A Zetetick supported living home

One of Zetetick’s supported living homes, a result of our collaboration on the Northcote Road development.

It can be very difficult for some autistic people to manage all of the responsibilities that come with living in your own home, and this often restricts their options when it comes to housing. However, Zetetick’s intensive housing management takes the pressure off of our tenants – for example, we take responsibility for rent payments and Zetetick’s in-house maintenance team can easily be reached through our website to make any repairs.

A chance to celebrate – thriving with autism

Increasing autism awareness through campaigns – such as Autism Acceptance Month in April – is incredibly important to improve understanding of autistic needs and behaviours so that they will become more accepted within society, helping to reduce the barriers autistic people face in living happy, independent lives.

April also celebrates World Autism Awareness Day 2022 on 2nd April (which is organised by the United Nations and aims to raise awareness of autism and highlight what can be done to improve the quality of life for autistic people), as well as World Autism Acceptance Week from 28th March – 3rd April.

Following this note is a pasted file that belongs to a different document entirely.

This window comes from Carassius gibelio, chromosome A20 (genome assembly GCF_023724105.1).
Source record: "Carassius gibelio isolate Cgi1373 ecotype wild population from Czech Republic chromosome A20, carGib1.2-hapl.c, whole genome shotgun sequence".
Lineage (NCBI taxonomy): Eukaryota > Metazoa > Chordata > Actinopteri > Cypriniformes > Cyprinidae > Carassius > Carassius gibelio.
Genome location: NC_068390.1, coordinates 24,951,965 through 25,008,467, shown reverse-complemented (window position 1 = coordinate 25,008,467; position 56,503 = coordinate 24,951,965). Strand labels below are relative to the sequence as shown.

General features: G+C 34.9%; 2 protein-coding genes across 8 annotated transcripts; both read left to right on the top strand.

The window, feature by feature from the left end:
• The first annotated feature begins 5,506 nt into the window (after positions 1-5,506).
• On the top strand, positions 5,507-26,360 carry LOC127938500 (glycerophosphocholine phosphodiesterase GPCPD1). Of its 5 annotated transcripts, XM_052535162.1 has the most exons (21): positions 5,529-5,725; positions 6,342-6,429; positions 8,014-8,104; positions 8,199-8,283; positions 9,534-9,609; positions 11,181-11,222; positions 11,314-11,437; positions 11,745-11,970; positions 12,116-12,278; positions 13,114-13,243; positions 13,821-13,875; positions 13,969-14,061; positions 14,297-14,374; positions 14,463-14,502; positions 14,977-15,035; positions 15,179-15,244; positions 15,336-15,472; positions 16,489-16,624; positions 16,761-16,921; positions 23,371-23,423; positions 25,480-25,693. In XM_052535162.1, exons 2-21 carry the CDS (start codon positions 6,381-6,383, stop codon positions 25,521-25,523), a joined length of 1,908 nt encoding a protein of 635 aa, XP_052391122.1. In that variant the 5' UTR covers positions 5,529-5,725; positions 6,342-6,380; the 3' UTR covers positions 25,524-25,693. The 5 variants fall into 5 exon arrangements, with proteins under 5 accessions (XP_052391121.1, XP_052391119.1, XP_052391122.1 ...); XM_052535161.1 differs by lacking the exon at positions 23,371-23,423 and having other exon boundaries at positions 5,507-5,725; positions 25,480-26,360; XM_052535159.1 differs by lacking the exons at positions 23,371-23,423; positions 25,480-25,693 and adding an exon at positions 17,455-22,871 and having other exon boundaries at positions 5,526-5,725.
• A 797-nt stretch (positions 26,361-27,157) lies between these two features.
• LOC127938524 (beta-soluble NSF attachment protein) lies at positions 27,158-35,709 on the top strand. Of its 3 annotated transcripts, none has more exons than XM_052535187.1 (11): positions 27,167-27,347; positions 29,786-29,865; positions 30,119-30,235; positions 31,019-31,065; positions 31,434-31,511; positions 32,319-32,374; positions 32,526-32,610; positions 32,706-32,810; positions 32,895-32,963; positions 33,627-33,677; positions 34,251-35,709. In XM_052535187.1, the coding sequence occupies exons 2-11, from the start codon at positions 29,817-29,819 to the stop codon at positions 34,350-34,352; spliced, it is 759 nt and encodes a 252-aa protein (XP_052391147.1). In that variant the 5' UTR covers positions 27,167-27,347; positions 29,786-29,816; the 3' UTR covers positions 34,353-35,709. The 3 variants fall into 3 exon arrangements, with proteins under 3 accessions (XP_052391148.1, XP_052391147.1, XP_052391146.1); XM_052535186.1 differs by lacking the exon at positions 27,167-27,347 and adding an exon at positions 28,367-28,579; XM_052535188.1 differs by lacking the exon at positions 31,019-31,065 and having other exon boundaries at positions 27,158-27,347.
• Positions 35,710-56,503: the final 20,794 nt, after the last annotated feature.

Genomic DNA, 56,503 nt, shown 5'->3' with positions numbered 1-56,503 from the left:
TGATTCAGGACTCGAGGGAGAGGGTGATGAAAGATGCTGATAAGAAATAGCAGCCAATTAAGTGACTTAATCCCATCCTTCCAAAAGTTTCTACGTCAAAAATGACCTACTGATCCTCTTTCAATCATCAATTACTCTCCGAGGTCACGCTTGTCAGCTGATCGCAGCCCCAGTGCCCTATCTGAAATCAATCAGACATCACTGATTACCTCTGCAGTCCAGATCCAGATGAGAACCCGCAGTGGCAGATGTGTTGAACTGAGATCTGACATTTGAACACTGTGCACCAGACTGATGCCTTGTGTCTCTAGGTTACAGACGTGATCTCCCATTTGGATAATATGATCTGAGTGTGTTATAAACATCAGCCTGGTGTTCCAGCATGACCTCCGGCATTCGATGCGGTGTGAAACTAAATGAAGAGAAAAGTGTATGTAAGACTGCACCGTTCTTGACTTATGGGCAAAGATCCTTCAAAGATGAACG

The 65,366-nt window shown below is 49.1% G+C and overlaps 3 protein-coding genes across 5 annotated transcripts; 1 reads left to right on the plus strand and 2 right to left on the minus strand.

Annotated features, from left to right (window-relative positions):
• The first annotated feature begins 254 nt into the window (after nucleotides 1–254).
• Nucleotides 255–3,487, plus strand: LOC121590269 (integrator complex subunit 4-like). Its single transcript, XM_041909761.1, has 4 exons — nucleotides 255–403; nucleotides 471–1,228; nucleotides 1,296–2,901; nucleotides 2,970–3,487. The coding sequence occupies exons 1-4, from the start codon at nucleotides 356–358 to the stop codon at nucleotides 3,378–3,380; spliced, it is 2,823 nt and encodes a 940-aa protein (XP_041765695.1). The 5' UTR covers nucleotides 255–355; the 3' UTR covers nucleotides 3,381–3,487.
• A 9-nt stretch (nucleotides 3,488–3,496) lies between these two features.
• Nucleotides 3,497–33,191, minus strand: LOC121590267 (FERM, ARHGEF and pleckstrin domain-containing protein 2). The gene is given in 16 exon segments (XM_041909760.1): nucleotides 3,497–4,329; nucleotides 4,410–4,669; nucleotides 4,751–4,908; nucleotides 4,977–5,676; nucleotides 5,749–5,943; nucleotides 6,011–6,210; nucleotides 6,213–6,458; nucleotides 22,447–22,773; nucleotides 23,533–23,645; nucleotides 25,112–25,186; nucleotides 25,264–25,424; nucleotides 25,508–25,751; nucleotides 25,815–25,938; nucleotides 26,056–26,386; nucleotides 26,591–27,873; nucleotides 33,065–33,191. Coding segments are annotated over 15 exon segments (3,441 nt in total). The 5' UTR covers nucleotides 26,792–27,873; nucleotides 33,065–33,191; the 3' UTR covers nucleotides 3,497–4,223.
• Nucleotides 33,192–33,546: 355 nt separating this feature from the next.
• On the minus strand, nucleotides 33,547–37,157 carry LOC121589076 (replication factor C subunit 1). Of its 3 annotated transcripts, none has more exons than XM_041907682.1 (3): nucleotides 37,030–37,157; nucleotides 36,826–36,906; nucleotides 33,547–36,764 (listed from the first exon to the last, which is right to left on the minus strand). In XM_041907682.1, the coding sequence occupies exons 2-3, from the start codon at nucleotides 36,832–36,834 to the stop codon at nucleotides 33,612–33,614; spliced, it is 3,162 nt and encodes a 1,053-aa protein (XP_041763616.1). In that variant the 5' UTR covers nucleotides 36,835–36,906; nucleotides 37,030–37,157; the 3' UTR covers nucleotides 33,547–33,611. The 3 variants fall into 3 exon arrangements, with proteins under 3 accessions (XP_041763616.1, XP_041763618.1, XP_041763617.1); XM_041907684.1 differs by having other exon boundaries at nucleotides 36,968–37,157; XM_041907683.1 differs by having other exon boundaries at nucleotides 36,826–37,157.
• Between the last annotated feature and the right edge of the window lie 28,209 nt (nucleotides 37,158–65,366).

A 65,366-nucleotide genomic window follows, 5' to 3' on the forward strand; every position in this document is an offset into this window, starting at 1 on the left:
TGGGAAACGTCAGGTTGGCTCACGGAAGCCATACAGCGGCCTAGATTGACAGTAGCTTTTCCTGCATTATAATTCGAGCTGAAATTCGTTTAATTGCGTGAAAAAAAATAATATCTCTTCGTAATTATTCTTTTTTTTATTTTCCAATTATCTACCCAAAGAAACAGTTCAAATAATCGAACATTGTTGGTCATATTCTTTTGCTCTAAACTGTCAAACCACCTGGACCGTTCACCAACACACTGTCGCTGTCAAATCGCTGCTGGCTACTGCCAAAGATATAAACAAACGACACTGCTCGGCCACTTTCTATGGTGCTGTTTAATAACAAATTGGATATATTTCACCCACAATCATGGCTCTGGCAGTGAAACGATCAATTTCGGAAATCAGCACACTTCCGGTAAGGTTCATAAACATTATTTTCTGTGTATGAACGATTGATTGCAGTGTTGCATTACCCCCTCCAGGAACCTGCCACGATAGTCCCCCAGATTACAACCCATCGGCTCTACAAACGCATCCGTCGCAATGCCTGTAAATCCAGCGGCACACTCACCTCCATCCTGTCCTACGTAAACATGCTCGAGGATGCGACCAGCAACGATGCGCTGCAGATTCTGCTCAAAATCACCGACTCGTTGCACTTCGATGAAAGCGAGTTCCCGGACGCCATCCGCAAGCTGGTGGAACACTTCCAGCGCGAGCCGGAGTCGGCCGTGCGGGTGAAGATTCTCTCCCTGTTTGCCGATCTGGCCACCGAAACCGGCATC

Check out some of the great autism awareness resources below for further information:

It’s also great to see that a whole host of celebrities are speaking publicly about living with autism:

Christine McGuinness – the model married to TV presenter Paddy McGuinness announced her autism diagnosis in 2021 at the age of 33. She described the diagnosis as a ‘huge relief’ and has declared herself ‘autistic and proud’.

Melanie Sykes – the TV presenter announced her diagnosis at the age of 51 in November 2021. She explained on social media how her diagnosis was ‘life-changing’ and ‘life-affirming’ and said, “I cannot begin to tell you the sense of relief this is for me and how much I celebrate this diagnosis. I now have a deeper understanding of myself, my life, and the things I have endured.”

She went on to discuss the difficulties she faced while working in television, her sensitivities as well as her memory problems.

Anne Hegerty – English quizzer starring on ITV’s The Chase discovered that she had autism at the age of 45. Anne has said that although she lives with certain sensory issues caused by autism, she believes it makes her a better quizzer.

Wentworth Miller – Hollywood actor of Prison Break fame discovered that he had autism during the peak of the coronavirus pandemic and wants to educate himself on the condition, saying: “I don’t know enough about autism. (There’s a lot to know.) Right now my work looks like evolving my understanding. Re-examining 5 decades of lived experience thru a new lens…”

Just a few amazing examples that neurodiversity really doesn’t hold you back in life.

How can you help?

The more people know about autism and how it can affect people, the better. By sharing this article on social media, you can to help spread the word and promote autism awareness, as well as helping Zetetick Housing to reach more people in need of our help to find quality supported living housing. autism awareness autism awareness autism awareness